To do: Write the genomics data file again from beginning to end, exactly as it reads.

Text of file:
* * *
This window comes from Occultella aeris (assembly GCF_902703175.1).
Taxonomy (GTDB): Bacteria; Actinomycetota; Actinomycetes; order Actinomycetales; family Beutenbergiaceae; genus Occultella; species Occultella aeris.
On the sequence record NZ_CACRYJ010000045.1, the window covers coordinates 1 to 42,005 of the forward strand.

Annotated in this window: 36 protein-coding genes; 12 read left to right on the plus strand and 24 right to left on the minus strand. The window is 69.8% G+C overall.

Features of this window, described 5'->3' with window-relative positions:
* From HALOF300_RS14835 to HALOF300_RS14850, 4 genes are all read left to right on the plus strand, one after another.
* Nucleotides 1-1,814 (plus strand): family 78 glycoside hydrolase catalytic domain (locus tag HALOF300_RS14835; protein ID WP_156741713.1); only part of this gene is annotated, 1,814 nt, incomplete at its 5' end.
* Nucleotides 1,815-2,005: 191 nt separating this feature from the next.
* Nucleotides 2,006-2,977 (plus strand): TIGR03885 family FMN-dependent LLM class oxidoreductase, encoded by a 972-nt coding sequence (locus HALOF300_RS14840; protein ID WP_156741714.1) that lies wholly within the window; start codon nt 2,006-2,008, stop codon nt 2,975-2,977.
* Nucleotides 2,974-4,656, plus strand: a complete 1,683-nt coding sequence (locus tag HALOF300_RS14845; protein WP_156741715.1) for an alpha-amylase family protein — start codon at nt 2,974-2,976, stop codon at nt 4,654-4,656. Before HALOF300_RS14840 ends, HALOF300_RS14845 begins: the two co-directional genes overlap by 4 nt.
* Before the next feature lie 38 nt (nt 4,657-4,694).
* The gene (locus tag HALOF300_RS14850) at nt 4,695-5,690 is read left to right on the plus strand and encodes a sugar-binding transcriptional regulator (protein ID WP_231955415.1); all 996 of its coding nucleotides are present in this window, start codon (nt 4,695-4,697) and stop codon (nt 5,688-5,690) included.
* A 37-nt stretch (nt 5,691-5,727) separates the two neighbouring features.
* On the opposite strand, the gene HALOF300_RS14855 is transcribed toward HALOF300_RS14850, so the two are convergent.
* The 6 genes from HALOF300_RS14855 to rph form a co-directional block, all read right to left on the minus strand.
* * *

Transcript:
This window comes from Occultella aeris (assembly GCF_902703175.1).
Taxonomy (GTDB): Bacteria; Actinomycetota; Actinomycetes; order Actinomycetales; family Beutenbergiaceae; genus Occultella; species Occultella aeris.
On the sequence record NZ_CACRYJ010000045.1, the window covers coordinates 1 to 42,005 of the forward strand.

Annotated in this window: 36 protein-coding genes; 12 read left to right on the plus strand and 24 right to left on the minus strand. The window is 69.8% G+C overall.

Features of this window, described 5'->3' with window-relative positions:
* From HALOF300_RS14835 to HALOF300_RS14850, 4 genes are all read left to right on the plus strand, one after another.
* Nucleotides 1-1,814 (plus strand): family 78 glycoside hydrolase catalytic domain (locus tag HALOF300_RS14835; protein ID WP_156741713.1); only part of this gene is annotated, 1,814 nt, incomplete at its 5' end.
* Nucleotides 1,815-2,005: 191 nt separating this feature from the next.
* Nucleotides 2,006-2,977 (plus strand): TIGR03885 family FMN-dependent LLM class oxidoreductase, encoded by a 972-nt coding sequence (locus HALOF300_RS14840; protein ID WP_156741714.1) that lies wholly within the window; start codon nt 2,006-2,008, stop codon nt 2,975-2,977.
* Nucleotides 2,974-4,656, plus strand: a complete 1,683-nt coding sequence (locus tag HALOF300_RS14845; protein WP_156741715.1) for an alpha-amylase family protein — start codon at nt 2,974-2,976, stop codon at nt 4,654-4,656. Before HALOF300_RS14840 ends, HALOF300_RS14845 begins: the two co-directional genes overlap by 4 nt.
* Before the next feature lie 38 nt (nt 4,657-4,694).
* The gene (locus tag HALOF300_RS14850) at nt 4,695-5,690 is read left to right on the plus strand and encodes a sugar-binding transcriptional regulator (protein ID WP_231955415.1); all 996 of its coding nucleotides are present in this window, start codon (nt 4,695-4,697) and stop codon (nt 5,688-5,690) included.
* A 37-nt stretch (nt 5,691-5,727) separates the two neighbouring features.
* On the opposite strand, the gene HALOF300_RS14855 is transcribed toward HALOF300_RS14850, so the two are convergent.
* The 6 genes from HALOF300_RS14855 to rph form a co-directional block, all read right to left on the minus strand.